Watauga Food Council Connects Local and Healthy Food Advocates

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The High Country boasts an emerging local food scene, with vibrant farmers’ markets, local products featured on restaurant menus, craft breweries popping up, and home gardening at an all-time high. While our terrain makes some large-scale commodity production difficult, small farms producing a variety of products continue cropping up.


People are interested in re-establishing a local food system for many different reasons. Since locally produced food is fresh and lightly processed, it is often considered to be the most nutritious and best for health. Some consumers want to know how their food is grown, including varieties chosen and pest management practices utilized. Small-scale producers often have diverse operations with sustainable on-farm systems including composting, crop rotation and farmscaping. Short distances to markets, instead of the 1500 mile average travel to plate, is also considered more environmentally friendly. A local food supply alleviates concerns about trucks being unable to make it up the mountain, for whatever reason. As for gardeners, a good amount of money may also be saved by growing food. Plus, nothing compares to fresh from the garden produce.

Over the past decade, a number of not-for-profits have developed to work on food system projects, and there is growing interest from our university and health community. Groups have worked together informally and have accomplished some pretty amazing things, such as establishing the ability to accept EBT (formally food stamps) at the Watauga Farmers’ Market.

Now there is a more formal structure in place to allow groups to collaborate! The Watauga Food Council was established during the winter of 2016, after planning and discussion beginning nearly a year before. The purpose of the Council is to serve as an umbrella organization to coordinate and strengthen our local food system.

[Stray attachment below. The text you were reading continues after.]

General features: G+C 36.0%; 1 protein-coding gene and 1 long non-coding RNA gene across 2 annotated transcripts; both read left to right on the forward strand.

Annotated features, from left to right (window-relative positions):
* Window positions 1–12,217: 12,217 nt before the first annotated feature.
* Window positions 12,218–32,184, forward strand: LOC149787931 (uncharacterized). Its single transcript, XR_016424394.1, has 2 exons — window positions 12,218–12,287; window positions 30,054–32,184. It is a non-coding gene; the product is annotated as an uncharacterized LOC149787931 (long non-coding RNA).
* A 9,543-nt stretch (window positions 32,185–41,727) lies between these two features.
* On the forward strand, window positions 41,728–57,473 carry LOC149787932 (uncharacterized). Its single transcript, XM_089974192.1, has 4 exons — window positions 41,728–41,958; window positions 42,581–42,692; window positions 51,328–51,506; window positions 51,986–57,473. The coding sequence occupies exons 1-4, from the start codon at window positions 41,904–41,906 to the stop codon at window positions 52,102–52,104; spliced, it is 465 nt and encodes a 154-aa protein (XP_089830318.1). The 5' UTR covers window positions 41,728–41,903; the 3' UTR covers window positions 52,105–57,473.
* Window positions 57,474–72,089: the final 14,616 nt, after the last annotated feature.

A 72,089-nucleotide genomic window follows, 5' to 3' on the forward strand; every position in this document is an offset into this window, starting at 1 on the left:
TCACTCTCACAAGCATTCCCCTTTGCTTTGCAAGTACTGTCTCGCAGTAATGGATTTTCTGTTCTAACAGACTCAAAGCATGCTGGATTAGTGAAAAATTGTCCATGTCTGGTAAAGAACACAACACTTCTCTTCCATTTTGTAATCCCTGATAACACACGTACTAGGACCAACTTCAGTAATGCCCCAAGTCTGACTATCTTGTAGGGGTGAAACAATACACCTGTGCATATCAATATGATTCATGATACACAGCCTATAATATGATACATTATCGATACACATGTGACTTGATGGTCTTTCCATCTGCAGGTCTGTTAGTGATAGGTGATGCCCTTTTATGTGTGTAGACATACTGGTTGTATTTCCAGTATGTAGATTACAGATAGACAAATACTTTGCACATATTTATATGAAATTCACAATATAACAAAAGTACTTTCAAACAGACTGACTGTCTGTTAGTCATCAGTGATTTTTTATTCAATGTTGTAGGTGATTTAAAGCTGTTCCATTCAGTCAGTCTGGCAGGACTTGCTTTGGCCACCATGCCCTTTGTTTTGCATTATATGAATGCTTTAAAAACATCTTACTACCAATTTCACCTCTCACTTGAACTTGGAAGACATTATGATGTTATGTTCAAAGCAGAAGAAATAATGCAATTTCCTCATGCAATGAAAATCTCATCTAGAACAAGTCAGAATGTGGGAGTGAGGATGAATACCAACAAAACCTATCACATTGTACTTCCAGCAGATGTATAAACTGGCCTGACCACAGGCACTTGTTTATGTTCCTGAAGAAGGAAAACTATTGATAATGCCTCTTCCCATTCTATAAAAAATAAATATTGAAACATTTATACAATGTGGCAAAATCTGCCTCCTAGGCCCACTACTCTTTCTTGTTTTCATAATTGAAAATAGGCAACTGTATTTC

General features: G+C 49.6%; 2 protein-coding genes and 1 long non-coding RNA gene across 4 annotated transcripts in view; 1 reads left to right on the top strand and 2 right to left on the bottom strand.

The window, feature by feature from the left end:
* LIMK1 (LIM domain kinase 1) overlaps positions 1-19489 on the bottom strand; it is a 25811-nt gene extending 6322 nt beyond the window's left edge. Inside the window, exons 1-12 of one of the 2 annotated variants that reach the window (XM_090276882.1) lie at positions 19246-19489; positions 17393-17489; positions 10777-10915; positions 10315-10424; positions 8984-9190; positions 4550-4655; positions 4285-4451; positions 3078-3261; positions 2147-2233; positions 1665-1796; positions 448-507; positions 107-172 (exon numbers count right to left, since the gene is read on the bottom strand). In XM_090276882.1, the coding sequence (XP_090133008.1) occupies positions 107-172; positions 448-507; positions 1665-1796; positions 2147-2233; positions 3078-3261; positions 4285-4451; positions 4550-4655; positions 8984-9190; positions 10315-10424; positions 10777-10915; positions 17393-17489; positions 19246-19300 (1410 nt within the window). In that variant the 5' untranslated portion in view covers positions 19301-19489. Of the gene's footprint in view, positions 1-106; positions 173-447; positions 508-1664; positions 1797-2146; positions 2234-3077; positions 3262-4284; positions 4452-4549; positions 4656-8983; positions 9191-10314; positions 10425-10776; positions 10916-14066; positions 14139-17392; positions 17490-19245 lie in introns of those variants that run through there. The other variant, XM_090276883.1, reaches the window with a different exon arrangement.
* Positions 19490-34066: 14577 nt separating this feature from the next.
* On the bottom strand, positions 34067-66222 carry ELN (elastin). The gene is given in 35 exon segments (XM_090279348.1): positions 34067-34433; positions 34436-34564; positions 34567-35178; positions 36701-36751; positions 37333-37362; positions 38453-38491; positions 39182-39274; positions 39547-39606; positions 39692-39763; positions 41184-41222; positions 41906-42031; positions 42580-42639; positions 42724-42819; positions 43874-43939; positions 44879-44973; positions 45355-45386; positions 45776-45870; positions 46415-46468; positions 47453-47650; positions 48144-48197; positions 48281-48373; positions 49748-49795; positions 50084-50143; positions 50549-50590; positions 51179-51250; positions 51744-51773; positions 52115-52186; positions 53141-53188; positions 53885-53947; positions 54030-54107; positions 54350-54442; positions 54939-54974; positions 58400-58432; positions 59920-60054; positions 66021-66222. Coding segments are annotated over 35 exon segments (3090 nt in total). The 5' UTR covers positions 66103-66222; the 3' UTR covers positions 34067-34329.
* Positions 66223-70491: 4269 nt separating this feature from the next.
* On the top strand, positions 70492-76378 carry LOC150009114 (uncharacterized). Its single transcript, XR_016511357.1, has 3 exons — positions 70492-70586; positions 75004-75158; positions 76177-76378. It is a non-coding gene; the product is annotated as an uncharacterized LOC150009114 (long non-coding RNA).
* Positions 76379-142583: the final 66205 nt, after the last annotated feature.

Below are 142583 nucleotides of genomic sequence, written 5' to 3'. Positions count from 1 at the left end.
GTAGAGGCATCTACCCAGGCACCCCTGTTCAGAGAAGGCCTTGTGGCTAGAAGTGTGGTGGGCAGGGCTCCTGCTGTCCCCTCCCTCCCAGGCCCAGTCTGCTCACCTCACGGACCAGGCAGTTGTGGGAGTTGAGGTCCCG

They envision is a food system that:

Is just and fair

Builds a strong community

Supports vibrant farms

Nourishes healthy people

Supports sustainable ecosystems

Builds a thriving local economy

As a way to address this vision, the Council has established three topic areas of concern. They are food access and security, promotion of the local food system and healthy foods, farming as a viable career choice and community support of many diverse local food businesses.

The Council is already making big picture impacts by working collectively. With support from the Community Health Team at AppHealthCare (formerly Appalachian District Health Department), the Council was able to expand its current capacity to strengthen our local food system by purchasing food dehydrators, a vacuum sealer, and food processor. Excess produce from farms and stores that would be composted or fed to pigs will be dehydrated or frozen at the FARM café commercial kitchen, then stored at the newly established food hub freezer for later distribution to low-income residents. Food dehydration classes will also be offered to the public.

The Council also plans to present food issues to sectors of government that have capacity to support local food and health.

Current active members are representatives from AppHealthCare, Blue Ridge Women in Agriculture, Caldwell Community College Culinary Program, Hospitality House, N.C. Cooperative Extension, Preserve Heritage and Regional Markets Now, Town of Boone Sustainability Committee, Watauga Farmers’ Market, and Western Youth Network.

The Watauga Food Council would like to have representation from a broad base of the community. If you or your organization has an interest in re-establishing our local food system, please contact me or a member of a participating organization to find out how you may get involved.

Margie Mansure, M.S., R.D. is a registered dietitian/nutritionist and extension agent with N.C. Cooperative Extension. She offers personalized classes to improve the health of citizens in Watauga County through worksites, schools and community groups. margie_mansure@ncsu.edu (828)264-3061